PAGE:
How To Make Your Self-Care Intentional Again

Nowadays, it seems like self-care is everywhere, but it can be difficult to separate the genuinely calming from the consumerism. Everyone is different, but here’s my strategy for approaching self-care with intentionality, in order to aid both my mental wellness and productivity.

So I think we can all agree that the words “self-care” have been used so much that they’ve essentially lost all meaning. Once a way to slow down and channel negative feelings through simple and healthy avenues, it now seems like an excuse to clutter our lives further. Our mental health, and the way we choose to preserve it, now seems like just another thing to be bought and sold, with companies clamouring for our attention with everything from beginners witchcraft sets to £150 artisanal candles.

I don’t know about you, but I think somewhere down the road my self care just became more shopping.

In 2018 I realised how inundated I’d become with ideas about self-care that just weren’t my own. I found myself thinking about my little routines and rituals in terms of how well they would photograph for my insta story, or how impressive they would sound when I described them to a friend. I would buy Lush instead of cheaper products not because of their ethical practices or vegan ingredients, but because shopping somewhere with such brand recognition and prestige felt good.

I knew something had to change, so I pared down my approach. I stopped buying new things all together, and once Christmas rolled around and I was lucky enough to receive some pamper products from friends and family, I stepped back and took stock of what I had. From that, I built a new approach to my self-care that was still primarily “skin deep”, but used skincare and other products to trigger deeper changes in my mood and thought patterns.

Obviously this will look different for everybody, but here’s how I changed my approach to self-care in order to help me make lasting change.

Keeping It Scalable

I’m a person who deals with mental illness. I struggle with depressive episodes, and have pretty much constant low-level anxiety, which can spike into panic attacks at the slightest provocation. This makes me someone for whom self-care can be hugely beneficial, but also someone who can easily put way too much pressure on getting self-care “just right”.

To mitigate this, I made sure from the beginning that my routine could be scaled up and down, depending on the emotional and physical bandwidth I have each day. On my good days, self-care might look like a full skincare routine and a bubble bath: washing my hair, shaving, using moisturisers that I know make me feel good, ending the day in clean, matching pyjamas and fluffy socks. On my bad days, as much as a routine like that would help me feel better, the idea that I could do everything on that list is beyond aspirational.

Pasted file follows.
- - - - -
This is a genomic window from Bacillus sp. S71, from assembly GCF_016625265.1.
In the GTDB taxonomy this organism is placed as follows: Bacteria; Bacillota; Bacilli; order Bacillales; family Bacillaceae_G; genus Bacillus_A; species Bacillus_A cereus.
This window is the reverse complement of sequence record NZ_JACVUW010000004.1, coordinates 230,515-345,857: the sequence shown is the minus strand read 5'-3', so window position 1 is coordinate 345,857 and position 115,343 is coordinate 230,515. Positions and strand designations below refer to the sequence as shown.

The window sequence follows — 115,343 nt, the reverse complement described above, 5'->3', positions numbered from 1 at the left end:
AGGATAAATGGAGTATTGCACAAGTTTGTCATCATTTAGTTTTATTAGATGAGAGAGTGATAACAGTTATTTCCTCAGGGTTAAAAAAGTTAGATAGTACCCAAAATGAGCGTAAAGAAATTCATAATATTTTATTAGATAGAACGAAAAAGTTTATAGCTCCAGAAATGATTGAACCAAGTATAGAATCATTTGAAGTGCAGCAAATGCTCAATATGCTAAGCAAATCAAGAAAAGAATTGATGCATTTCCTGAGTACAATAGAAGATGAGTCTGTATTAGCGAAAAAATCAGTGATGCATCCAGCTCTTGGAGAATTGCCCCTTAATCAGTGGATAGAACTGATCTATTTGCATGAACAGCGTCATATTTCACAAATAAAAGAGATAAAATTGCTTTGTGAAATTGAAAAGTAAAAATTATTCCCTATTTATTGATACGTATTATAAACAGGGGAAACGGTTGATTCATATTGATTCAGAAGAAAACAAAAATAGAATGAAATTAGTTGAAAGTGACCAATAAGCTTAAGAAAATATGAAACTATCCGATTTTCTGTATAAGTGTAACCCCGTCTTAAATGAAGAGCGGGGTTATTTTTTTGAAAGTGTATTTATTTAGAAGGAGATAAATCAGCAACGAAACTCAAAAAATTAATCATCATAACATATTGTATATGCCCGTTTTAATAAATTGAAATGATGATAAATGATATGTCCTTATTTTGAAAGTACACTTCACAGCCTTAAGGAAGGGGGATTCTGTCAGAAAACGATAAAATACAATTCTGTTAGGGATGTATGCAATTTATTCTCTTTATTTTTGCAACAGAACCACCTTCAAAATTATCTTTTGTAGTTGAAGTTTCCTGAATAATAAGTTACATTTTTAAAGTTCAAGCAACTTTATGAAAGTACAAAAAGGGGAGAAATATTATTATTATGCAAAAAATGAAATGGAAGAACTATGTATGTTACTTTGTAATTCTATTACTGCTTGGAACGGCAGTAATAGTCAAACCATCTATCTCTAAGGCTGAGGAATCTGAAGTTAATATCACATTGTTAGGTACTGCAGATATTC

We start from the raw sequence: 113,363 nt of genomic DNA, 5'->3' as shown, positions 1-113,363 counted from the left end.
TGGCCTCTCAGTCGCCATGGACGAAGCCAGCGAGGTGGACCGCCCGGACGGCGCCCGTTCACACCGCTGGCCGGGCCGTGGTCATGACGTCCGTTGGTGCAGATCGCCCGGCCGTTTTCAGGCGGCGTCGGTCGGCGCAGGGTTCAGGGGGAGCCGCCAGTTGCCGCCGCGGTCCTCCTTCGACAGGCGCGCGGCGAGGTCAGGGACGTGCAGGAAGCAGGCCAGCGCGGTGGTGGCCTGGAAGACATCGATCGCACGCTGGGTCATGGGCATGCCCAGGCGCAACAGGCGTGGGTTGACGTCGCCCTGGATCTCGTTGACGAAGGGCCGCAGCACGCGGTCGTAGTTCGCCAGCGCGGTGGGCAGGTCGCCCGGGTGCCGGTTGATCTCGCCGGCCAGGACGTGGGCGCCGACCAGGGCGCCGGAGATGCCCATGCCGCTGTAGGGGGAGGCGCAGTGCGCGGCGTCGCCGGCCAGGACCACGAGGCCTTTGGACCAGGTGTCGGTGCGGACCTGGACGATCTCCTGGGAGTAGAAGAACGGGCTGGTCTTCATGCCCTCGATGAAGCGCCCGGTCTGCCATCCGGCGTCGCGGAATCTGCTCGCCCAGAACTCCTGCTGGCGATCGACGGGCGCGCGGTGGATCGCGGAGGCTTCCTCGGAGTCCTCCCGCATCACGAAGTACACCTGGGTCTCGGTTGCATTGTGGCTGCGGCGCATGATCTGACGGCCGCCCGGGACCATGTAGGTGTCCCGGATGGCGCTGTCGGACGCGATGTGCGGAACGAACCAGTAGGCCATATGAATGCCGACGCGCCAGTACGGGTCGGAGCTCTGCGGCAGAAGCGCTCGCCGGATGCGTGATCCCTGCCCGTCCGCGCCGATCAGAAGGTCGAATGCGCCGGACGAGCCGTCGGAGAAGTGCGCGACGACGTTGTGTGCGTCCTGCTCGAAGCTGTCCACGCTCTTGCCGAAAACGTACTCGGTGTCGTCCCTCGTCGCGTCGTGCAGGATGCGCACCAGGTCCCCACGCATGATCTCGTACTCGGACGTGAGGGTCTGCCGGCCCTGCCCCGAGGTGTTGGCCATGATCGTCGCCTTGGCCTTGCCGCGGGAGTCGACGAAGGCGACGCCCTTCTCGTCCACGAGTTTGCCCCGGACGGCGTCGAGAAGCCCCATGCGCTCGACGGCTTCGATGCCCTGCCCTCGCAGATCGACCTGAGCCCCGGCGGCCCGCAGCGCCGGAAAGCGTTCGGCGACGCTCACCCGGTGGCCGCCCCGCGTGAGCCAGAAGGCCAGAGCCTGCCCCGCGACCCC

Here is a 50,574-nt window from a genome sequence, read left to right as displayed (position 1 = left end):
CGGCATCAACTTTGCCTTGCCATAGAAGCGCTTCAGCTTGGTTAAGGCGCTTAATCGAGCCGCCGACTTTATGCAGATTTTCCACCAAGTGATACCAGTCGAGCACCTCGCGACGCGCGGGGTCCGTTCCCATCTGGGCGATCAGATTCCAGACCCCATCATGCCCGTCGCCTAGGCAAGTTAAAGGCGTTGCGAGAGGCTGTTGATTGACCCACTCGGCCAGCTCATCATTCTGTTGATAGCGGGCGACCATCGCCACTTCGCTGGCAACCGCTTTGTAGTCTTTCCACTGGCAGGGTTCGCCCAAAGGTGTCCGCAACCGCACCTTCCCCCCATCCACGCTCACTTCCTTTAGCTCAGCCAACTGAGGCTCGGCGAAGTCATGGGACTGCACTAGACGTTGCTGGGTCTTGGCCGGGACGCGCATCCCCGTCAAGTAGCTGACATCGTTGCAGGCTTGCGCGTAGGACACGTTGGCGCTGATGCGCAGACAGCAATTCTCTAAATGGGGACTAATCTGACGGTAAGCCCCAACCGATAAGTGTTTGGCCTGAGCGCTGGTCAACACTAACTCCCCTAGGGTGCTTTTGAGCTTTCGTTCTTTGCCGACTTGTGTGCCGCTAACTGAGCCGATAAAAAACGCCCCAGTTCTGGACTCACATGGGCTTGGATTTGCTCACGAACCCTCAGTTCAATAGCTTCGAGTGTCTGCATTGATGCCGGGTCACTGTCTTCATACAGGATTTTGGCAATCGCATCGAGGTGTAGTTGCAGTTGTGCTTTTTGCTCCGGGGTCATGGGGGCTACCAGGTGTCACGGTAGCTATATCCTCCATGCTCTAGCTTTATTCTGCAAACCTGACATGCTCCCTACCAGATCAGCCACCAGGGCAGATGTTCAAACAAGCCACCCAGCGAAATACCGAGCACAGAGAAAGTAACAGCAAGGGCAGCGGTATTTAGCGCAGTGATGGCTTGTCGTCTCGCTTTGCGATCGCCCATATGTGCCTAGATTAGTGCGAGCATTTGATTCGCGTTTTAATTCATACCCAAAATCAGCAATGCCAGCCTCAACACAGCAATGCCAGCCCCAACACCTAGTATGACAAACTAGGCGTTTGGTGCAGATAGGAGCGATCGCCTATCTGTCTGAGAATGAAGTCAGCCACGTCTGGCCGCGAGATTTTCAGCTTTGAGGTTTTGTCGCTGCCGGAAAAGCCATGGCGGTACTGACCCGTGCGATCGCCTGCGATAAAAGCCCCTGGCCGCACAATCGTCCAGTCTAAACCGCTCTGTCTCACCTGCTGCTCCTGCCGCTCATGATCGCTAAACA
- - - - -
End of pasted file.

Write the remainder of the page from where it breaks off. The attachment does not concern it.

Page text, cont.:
Instead, I have a separate set of tasks for when I’m struggling, ones that combine practicality with self-soothing. I still include things that others might think are “extra” or shallow, but only because those things are a deliberate way to signal that I’m being kind to myself. Taking an extra step beyond just doing what I need to do to survive, if I have the energy, is an important way of telling myself that I am a creature worthy of gentleness and consideration.

Depending on whether I’m having a particularly anxious or depressive day the specifics would be different, but it could be as simple as managing to put dry shampoo in my hair, putting on different pjs, and burning a lavender or strawberry candle (I’ll explain these choices soon!) while I drag myself through whatever tasks I had to get done that day.

Routines & Rituals

When I was younger I considered myself Wiccan for a couple of years. I made alters and cast spells, left offerings out for the fairies, meditated every morning and night. As I grew older, I realised that I didn’t actually believe in magic the way other Wiccans did, I just took comfort and power from the rituals I was performing. Clearing space to state my intentions and symbolically action them gave me a clearer sense of who I was, where I was going, and what I wanted – and I’ve tried to transfer some of that into my self-care routine.

It sounds goofy, but around 7pm (or more realistically, whenever I’m done with my work obligations for the day) I’ll do a “turn down service” in my room. I turn off the big lights and use lamplight, I reorder my stuffed animals and smooth my blankets, and fold the covers back over my bed. That signals to my brain that it’s time to ease into a relaxed and sleepy mindset, and marks the transition into rest in a visual way. As someone who works from home, that helps to stop my workday from bleeding into my nights.

Also, something about soft lighting and a freshly made bed makes me want to spend my evenings doing /something,/ rather than just sitting on social media in the dark. This evening routine is what motivates me to journal and read, work on poetry or lyrics, and even write blog posts – just because it feels like the kind of thing I should be using the space for. The power of ritual is important, is all I’m saying.

Code For Calm

Now I’ve tried to reinforce the point so far that self-care is not about the products you use, since everyone’s resources will be affected by a thousand different factors. With that said, the one way I’ve found products to be important is for creating associations.